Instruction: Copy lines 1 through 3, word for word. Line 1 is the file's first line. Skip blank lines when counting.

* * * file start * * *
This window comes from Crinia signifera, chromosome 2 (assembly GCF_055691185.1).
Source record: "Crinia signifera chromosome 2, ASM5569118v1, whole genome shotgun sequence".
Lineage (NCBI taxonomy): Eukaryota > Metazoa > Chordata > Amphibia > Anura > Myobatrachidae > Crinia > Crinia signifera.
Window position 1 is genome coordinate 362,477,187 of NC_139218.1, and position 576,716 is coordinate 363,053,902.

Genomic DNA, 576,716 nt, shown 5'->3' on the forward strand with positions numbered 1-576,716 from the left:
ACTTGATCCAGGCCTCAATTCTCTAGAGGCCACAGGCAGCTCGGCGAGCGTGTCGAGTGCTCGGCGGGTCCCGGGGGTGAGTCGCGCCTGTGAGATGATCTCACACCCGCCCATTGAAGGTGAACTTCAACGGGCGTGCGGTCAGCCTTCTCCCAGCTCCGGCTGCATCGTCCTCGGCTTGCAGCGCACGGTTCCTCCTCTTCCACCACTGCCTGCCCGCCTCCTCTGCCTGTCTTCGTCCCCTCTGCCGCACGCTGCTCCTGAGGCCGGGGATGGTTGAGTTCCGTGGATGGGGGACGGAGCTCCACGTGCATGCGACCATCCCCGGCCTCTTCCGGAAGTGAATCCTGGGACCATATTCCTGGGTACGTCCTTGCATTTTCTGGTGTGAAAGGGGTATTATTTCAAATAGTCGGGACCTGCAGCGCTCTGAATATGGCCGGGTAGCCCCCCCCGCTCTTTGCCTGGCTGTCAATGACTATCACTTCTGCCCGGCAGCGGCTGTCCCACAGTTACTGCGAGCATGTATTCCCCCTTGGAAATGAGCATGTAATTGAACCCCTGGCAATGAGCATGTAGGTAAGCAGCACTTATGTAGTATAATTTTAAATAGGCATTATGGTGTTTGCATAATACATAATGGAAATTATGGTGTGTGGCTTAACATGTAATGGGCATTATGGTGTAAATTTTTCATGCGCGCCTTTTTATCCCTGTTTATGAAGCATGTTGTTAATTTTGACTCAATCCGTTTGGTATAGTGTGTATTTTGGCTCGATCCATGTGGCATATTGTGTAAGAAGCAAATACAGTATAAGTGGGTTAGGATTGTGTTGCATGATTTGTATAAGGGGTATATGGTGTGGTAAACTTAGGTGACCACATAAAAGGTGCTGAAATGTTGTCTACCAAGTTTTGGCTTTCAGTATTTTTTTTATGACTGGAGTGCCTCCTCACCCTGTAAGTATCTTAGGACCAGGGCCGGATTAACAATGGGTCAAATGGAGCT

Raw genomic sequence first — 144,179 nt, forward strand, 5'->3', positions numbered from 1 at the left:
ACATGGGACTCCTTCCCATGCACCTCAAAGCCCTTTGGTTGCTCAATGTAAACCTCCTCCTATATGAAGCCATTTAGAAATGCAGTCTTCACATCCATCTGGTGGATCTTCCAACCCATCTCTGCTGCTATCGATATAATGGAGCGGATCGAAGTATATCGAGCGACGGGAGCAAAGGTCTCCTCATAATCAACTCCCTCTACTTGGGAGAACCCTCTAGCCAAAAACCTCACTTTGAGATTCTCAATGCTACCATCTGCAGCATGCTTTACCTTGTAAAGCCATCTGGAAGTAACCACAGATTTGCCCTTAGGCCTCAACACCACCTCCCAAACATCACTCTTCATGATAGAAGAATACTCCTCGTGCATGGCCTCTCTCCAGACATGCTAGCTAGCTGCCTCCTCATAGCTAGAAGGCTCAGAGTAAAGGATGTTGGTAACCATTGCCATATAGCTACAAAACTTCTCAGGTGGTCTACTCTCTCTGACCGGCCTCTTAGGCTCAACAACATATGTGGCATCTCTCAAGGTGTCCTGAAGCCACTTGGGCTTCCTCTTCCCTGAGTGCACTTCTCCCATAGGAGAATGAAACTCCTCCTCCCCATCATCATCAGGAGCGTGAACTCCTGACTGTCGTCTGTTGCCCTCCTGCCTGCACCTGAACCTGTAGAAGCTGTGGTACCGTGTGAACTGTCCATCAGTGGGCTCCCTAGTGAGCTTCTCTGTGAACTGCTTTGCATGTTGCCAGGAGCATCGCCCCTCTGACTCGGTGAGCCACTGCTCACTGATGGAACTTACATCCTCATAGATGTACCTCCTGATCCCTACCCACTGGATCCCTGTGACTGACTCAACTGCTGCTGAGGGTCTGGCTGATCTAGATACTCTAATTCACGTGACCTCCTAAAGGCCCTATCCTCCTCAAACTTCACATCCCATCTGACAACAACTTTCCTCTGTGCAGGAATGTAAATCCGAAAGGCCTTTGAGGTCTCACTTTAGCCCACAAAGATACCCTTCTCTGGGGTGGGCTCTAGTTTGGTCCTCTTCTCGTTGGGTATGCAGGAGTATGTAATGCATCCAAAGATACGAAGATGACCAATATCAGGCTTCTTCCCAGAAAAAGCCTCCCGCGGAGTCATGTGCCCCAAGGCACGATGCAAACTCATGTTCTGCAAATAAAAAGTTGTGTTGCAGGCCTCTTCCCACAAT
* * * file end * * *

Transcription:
This window comes from Crinia signifera, chromosome 2 (assembly GCF_055691185.1).
Source record: "Crinia signifera chromosome 2, ASM5569118v1, whole genome shotgun sequence".
Lineage (NCBI taxonomy): Eukaryota > Metazoa > Chordata > Amphibia > Anura > Myobatrachidae > Crinia > Crinia signifera.